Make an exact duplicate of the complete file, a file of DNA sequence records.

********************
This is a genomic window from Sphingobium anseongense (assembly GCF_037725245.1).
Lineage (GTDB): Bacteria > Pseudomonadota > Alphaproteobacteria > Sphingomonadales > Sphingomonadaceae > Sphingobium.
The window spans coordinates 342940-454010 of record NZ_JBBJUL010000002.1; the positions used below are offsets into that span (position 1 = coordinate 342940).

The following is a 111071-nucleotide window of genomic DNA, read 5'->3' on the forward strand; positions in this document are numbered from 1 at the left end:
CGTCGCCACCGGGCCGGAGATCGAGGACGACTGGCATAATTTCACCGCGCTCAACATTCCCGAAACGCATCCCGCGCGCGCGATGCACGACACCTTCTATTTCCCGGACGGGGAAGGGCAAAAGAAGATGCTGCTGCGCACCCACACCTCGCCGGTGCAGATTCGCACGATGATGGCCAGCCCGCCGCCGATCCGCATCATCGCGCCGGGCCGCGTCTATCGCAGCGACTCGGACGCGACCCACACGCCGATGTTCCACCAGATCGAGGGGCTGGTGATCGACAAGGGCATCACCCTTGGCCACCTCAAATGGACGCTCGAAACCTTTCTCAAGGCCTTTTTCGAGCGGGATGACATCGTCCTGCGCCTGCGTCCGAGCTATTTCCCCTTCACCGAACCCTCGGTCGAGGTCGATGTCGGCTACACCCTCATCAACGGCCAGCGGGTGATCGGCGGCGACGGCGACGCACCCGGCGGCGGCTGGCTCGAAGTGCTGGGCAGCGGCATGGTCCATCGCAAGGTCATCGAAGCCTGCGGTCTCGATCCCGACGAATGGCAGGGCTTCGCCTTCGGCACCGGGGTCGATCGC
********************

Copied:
This is a genomic window from Sphingobium anseongense (assembly GCF_037725245.1).
Lineage (GTDB): Bacteria > Pseudomonadota > Alphaproteobacteria > Sphingomonadales > Sphingomonadaceae > Sphingobium.
The window spans coordinates 342940-454010 of record NZ_JBBJUL010000002.1; the positions used below are offsets into that span (position 1 = coordinate 342940).

The following is a 111071-nucleotide window of genomic DNA, read 5'->3' on the forward strand; positions in this document are numbered from 1 at the left end:
CGTCGCCACCGGGCCGGAGATCGAGGACGACTGGCATAATTTCACCGCGCTCAACATTCCCGAAACGCATCCCGCGCGCGCGATGCACGACACCTTCTATTTCCCGGACGGGGAAGGGCAAAAGAAGATGCTGCTGCGCACCCACACCTCGCCGGTGCAGATTCGCACGATGATGGCCAGCCCGCCGCCGATCCGCATCATCGCGCCGGGCCGCGTCTATCGCAGCGACTCGGACGCGACCCACACGCCGATGTTCCACCAGATCGAGGGGCTGGTGATCGACAAGGGCATCACCCTTGGCCACCTCAAATGGACGCTCGAAACCTTTCTCAAGGCCTTTTTCGAGCGGGATGACATCGTCCTGCGCCTGCGTCCGAGCTATTTCCCCTTCACCGAACCCTCGGTCGAGGTCGATGTCGGCTACACCCTCATCAACGGCCAGCGGGTGATCGGCGGCGACGGCGACGCACCCGGCGGCGGCTGGCTCGAAGTGCTGGGCAGCGGCATGGTCCATCGCAAGGTCATCGAAGCCTGCGGTCTCGATCCCGACGAATGGCAGGGCTTCGCCTTCGGCACCGGGGTCGATCGC